Through precipitation of their compounds or by ion exchange into soils and muds, heavy metal pollutants can localize and lay dormant, which can have severe effects on the environment. Unlike organic pollutants, heavy metals do not decay and thus pose a different kind of challenge for remediation. Plants, mushrooms, or microrganisms are occasionally successfully used to remove some heavy metals such as mercury. Plants which exhibit hyper accumulation can be used to remove heavy metals from soils by concentrating them in their bio matter. Some treatment of mining tailings has occurred where the vegetation is then incinerated to recover the heavy metals.

One of the largest problems associated with the persistence of heavy metals is the potential for bioaccumulation and biomagnification causing heavier exposure for some organisms than is present in the environment alone. Coastal fish (such as the smooth toadfish) and seabirds (such as the Atlantic Puffin) are often monitored for the presence of such contaminants.

Medicine

In medical usage, heavy metals are loosely defined[1] and include all toxic metals irrespective of their atomic weight: "heavy metal poisoning" can possibly include excessive amounts of iron, manganese, aluminium, mercury, cadmium, beryllium or such a semimetal as arsenic. This definition excludes bismuth, the heaviest of approximately stable elements, because of its low toxicity.

Minamata disease results from mercury poisoning, and itai-itai disease from cadmium poisoning.

Chemistry

Heavy metals are valuable contrast agents for medical and scientific applications. They absorb X-rays and thus are valuable in X-ray imaging, as with barium meal. In a transmission electron microscope, heavy metals can be used to create specific contrast and expose fine detail.

Heavy metals continue to be used in some pigments, for instance lead(II) chromate. Although organic dyes can have very high absorbances, they can be eventually bleached on exposure to sunlight, thus sunlight-stable inorganic heavy metal pigments have their uses.

Hazardous materials

Heavy metals in a hazardous materials (or "hazmat") setting are for the most part classified in "Misc." on the UN model hazard class, but they are sometimes labeled as a poison when being transported.

Nuclear technology

Burnup of nuclear fuel is expressed in gigawatt-days per metric ton of heavy metal, where heavy metal means actinides like thorium, uranium, plutonium, etc., including both fissile and fertile material. It does not include elements such as oxygen that may be bonded to the fuel metals, or cladding materials such as zirconium, which might be considered heavy metals by some other standards.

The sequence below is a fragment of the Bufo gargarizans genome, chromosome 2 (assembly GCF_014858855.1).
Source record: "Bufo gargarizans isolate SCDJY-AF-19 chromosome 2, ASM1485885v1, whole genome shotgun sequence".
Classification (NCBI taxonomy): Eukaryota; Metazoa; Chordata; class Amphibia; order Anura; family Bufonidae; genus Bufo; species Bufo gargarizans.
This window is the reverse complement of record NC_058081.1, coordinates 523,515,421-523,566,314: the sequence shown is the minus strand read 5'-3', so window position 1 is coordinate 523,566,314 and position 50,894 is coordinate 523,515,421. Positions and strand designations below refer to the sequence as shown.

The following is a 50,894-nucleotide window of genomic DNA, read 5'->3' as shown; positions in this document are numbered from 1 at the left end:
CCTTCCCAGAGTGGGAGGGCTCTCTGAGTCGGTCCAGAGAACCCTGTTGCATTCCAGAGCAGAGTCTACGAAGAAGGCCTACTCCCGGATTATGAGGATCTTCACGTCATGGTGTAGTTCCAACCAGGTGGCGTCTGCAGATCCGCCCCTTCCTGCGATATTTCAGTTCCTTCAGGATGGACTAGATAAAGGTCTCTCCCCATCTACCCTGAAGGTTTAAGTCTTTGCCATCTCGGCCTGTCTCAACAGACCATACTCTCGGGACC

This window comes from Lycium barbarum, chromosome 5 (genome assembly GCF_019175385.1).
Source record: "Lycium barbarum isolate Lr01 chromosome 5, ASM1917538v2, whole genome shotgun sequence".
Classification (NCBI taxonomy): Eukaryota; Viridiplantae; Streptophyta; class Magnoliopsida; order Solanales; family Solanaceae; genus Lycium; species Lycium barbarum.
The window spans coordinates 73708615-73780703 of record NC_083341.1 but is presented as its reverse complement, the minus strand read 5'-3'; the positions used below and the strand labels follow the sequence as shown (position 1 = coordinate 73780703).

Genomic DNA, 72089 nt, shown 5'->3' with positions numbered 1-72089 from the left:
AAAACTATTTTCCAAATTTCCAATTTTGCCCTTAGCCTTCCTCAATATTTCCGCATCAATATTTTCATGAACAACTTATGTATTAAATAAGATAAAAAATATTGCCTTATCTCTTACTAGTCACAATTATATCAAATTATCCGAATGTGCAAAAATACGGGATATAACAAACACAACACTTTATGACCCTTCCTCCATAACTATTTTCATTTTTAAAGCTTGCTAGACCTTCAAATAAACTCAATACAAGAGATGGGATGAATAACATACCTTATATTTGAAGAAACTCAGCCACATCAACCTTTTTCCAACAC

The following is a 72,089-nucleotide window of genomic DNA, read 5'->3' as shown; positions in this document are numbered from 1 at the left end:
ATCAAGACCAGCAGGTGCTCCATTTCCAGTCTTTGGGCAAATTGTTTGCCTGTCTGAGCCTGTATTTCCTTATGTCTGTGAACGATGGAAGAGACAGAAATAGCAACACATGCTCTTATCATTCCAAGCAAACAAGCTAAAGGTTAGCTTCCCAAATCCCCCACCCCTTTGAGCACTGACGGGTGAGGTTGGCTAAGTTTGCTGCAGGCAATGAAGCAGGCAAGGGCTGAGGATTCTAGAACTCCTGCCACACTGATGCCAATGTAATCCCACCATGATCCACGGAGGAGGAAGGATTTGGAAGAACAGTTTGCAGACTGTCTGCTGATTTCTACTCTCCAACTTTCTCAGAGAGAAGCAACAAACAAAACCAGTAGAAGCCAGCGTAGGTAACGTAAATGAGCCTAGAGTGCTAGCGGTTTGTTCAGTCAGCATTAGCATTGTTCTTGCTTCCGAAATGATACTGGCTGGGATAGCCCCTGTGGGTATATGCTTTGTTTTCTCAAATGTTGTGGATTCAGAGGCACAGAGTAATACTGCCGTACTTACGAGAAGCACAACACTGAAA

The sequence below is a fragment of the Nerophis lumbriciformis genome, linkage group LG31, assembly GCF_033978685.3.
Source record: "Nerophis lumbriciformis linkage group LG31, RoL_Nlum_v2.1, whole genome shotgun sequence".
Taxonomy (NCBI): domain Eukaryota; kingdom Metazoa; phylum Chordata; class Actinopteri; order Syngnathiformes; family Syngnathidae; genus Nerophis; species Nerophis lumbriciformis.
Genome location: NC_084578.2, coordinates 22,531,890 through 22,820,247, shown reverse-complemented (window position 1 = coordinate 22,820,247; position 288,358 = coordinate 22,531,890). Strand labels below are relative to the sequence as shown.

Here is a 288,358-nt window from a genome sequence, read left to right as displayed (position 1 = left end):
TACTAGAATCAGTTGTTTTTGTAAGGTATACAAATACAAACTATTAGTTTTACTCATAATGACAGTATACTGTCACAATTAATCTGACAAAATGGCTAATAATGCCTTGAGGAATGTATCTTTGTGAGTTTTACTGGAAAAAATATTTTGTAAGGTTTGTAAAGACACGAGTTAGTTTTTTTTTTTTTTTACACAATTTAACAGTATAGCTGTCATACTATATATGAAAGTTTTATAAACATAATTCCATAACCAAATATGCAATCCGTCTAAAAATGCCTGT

See also

References

This article was sourced from Creative Commons Attribution-ShareAlike License; additional terms may apply. World Heritage Encyclopedia content is assembled from numerous content providers, Open Access Publishing, and in compliance with The Fair Access to Science and Technology Research Act (FASTR), Wikimedia Foundation, Inc., Public Library of Science, The Encyclopedia of Life, Open Book Publishers (OBP), PubMed, U.S. National Library of Medicine, National Center for Biotechnology Information, U.S. National Library of Medicine, National Institutes of Health (NIH), U.S. Department of Health & Human Services, and USA.gov, which sources content from all federal, state, local, tribal, and territorial government publication portals (.gov, .mil, .edu). Funding for USA.gov and content contributors is made possible from the U.S. Congress, E-Government Act of 2002.
 
Crowd sourced content that is contributed to World Heritage Encyclopedia is peer reviewed and edited by our editorial staff to ensure quality scholarly research articles.
 
By using this site, you agree to the Terms of Use and Privacy Policy. World Heritage Encyclopedia™ is a registered trademark of the World Public Library Association, a non-profit organization.
 


Copyright © World Library Foundation. All rights reserved. eBooks from Project Gutenberg are sponsored by the World Library Foundation,
a 501c(4) Member's Support Non-Profit Organization, and is NOT affiliated with any governmental agency or department.